Vaccinations and boosters: How effective are they against preventing serious illness or death? What about reinfections? New variants? Two years into the pandemic, there are still so many questions that need answers.
PEF scientists in Albany are hard at work every day conducting research to find those answers.
One recent study addresses the extent to which vaccine effectiveness is declining and whether these changes are due to waning immunity or other factors. The vaccine effectiveness study, when published by the New England Journal of Medicine, was the largest study by vaccine type and timing in the nation.
“It required a collaborative effort spanning a multitude of expertise across the Department of Health,” said PEF research scientist Vajeera Dorabawila, who joined PEF in 2007 and is currently the co-director of the Bureau of Surveillance and Data Systems for DOH. “During COVID-19, my team and I have been heavily involved in work spanning statewide case and contact tracing, micro-cluster strategies, primary data collection and reporting. This includes contributing to the vaccine effectiveness studies, as well as newer bodies of research, like the department’s work in analyzing COVID-19 reinfections.”
“The research done by PEF scientists at the Department of Health informs public health officials as they establish policies to combat COVID-19 across the nation,” said PEF President Wayne Spence. “The union utilizes the work of our brothers and sisters to keep members informed of the latest information about vaccinations and the virus.”
Dorabawila and her team use advanced statistics to study and analyze public health challenges and opportunities. Prior to coming to DOH, Dorabawila was assistant director for Research, Evaluation and Performance Analytics at the Office of Children and Family Services (OCFS). In that role, she oversaw OCFS flagship reports, federal reporting and data warehouse reporting in both child welfare and juvenile justice.
The vaccine effectiveness study was conducted over six to eight weeks.
“It was interesting in that we compared data of adults who were vaccinated in January through April 2021 and examined their levels of new diagnosed infections and hospitalizations from May to August 2021,” Dorabawila said. “We were then able to compare this group of fully vaccinated adults to unvaccinated adults – those who had never received a vaccine.”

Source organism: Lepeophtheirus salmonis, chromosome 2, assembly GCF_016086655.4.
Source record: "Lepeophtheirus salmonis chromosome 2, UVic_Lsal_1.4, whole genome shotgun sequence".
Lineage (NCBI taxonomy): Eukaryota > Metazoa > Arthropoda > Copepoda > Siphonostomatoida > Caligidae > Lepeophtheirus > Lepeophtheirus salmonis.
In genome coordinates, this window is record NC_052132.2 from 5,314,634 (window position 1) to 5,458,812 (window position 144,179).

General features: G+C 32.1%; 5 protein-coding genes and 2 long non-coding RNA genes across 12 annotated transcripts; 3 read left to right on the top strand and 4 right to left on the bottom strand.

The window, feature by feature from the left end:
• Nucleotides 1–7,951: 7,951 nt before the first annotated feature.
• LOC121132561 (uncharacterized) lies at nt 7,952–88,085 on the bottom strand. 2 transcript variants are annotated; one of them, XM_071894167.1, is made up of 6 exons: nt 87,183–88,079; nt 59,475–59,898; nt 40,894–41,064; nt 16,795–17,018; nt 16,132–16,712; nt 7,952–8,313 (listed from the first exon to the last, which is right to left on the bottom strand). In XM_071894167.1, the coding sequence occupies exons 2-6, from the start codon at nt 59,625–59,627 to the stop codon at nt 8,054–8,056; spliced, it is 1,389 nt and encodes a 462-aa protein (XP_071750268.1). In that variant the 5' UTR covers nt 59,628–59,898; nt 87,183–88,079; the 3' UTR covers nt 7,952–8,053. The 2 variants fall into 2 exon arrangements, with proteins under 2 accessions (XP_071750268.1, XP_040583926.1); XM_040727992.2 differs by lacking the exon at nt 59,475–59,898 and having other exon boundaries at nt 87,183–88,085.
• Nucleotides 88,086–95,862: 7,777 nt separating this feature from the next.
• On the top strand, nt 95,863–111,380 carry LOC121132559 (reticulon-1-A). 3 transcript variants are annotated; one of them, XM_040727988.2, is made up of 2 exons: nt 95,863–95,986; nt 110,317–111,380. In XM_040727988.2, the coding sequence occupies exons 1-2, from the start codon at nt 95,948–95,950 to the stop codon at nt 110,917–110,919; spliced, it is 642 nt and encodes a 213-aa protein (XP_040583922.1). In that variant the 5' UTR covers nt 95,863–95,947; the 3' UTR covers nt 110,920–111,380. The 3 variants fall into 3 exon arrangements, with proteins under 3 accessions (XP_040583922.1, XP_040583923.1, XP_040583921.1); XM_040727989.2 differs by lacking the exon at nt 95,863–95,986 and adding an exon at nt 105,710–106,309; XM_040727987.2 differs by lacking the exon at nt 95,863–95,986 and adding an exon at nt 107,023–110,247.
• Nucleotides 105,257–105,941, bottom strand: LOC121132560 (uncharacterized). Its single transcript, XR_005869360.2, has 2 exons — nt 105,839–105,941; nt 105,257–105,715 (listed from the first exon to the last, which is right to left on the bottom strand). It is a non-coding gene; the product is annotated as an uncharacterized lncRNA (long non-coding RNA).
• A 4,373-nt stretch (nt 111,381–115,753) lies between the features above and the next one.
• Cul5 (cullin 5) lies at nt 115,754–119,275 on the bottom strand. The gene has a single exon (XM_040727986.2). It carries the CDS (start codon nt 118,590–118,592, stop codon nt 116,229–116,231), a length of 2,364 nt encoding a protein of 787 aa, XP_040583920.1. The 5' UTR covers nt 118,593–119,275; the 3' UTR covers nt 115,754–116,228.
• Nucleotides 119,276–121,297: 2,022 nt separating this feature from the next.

There was much to learn from studying the vaccines’ effectiveness.
“This study used real-world data to inform real-world understanding, underscoring the importance of vaccination and also highlighting the impact of a new and circulating variant, at the time the Delta variant,” Dorabawila said. “With every study we have done in which we leverage our vaccine effectiveness methodology, we see time and time again that the COVID-19 vaccines provide meaningful protection against severe COVID-19. Additionally, as protection offered by a primary series declines over time, that is where boosters come in and more research on this is necessary.”
The study proved critical to understanding the importance of vaccinations as a protection against severe disease and is a valuable resource for planning response to COVID.
“This study was available to public health leaders and policy-makers nationwide,” Dorabawila said. “With more data comes more clarity around the solutions and tools we need to deploy to protect and promote the public health of our communities.
“As the pandemic evolves and as new variants emerge, new questions arise,” she said. “Continued rigorous research to inform public health decision-making is critical to protecting our communities. I am grateful to be in this role, at this department, where this commitment is realized each and every day.”
For fact sheets compiled by the PEF Health and Safety Department, click here.
Editor’s Note: Members interested in the study findings who want to learn more, can check out this press release from the New York State Department of Health.